Learning from the history of ERP

In recent decades, industrial companies have invested a lot of time and money in machines and production line automation on one hand, and in ERP systems on the other hand. Between these two IT/automation layers lies another: usually called the MES layer or MOM layer. MES covers all the activities that take place within a manufacturing department. These include preparatory activities, such as detailed production scheduling and BOM/recipe management, and retrospective activities, such as data collection, reporting and analysis.

If we look back to the time before ERP systems became commodities, companies used different kind of software solutions for different purposes. Separate packages for Finance, Sales order, Logistic, Procurement, Manufacturing, MRP Planning etc. In many cases these systems originated from various vendors and had often limited or no integration.

 

It worked, but as we know today, not always very efficient and seldom it provided the needed overview to optimize the business processes.

Today ERP is mandatory for all companies; nobody would invest in core ERP sub-functionalities from different vendors.

 

MES is the new ERP for production

 

Today we are facing a similar situation regarding MES. Many factories are facing challenges with production efficiency due to poor system landscapes, overlapping process and a lot a manual work and paperwork on the production floor. I.e. they use MS Excel for their detailed scheduling and reports, and MS Words to manage operator instructions and recipes/BOM.

When there are advanced applications available, these come from various vendors and are seldom integrated.

If we look at all the systems needed to optimize an enterprise we will find the MES layer on the shop floor. MES is the glue between the ERP system and the Scada or PLC’s.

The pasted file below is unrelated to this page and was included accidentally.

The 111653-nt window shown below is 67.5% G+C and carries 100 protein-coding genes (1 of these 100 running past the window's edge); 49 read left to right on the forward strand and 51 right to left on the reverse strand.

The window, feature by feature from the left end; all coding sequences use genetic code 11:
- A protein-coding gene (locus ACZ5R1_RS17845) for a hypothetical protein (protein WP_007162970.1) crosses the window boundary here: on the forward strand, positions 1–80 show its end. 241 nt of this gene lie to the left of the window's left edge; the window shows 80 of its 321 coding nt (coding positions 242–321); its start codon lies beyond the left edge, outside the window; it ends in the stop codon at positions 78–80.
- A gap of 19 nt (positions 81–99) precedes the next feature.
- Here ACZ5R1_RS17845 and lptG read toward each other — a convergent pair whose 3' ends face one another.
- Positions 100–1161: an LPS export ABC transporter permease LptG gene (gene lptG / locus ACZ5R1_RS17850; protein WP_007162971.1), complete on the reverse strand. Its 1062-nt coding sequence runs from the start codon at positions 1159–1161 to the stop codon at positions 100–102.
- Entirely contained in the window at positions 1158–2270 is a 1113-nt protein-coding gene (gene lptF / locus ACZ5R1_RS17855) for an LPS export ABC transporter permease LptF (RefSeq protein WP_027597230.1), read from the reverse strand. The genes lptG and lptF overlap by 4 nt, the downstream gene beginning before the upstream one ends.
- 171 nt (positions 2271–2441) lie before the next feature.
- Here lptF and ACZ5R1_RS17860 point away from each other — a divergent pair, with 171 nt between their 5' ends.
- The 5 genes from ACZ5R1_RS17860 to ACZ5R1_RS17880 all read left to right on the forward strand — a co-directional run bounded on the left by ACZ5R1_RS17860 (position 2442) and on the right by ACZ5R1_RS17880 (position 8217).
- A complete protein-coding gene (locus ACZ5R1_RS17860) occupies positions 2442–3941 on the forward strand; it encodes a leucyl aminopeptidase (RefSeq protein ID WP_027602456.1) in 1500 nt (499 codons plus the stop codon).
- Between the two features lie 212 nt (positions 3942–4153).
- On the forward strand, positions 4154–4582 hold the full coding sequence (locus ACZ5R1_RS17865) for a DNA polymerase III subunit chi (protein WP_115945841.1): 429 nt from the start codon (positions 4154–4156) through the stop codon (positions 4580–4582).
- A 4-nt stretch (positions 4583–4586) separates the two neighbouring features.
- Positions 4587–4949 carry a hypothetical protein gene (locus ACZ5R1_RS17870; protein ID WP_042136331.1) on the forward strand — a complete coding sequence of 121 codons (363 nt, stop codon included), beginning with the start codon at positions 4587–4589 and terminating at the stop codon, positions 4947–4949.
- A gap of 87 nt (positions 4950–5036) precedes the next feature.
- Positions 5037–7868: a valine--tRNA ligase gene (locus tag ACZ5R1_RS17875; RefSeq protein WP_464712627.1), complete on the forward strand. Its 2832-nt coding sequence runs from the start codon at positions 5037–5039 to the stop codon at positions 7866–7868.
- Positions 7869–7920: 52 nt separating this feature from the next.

MES is from a planning point of view focused on the scheduling part, meaning it’s focus is on optimizing the master plan (coming from the ERP planning or a dedicated Finite Capacity Planning tool).

This means that MES will advice on how to optimize the resources and capacity on short term (mainly for one shift, one day or similar).

 

Without MES you will lack control of data and processes

Many factories are used to report average raw material consumption and production results back to the ERP system after each production run instead of the actual amount of materials used and produced. This also goes for the time spent on each production order or batch, due to lack of an integrated Time & Attendance application. As a result – and depending on the type of industry – one must count or measure inventories on a daily, weekly or monthly basis and correct the ERP system’s administrative inventory.

This means these factories do not have their processes and data under control. This inaccuracy of the administrative inventory can even cause production stops because the proper raw materials are not available. Try to imagine the cost and expenses for a few hours downtime due to this.

For factories where traceability is an important factor the lack of control can cause serious pains and increase the risk of being non-compliant, especially in cases where regulatory demands are required.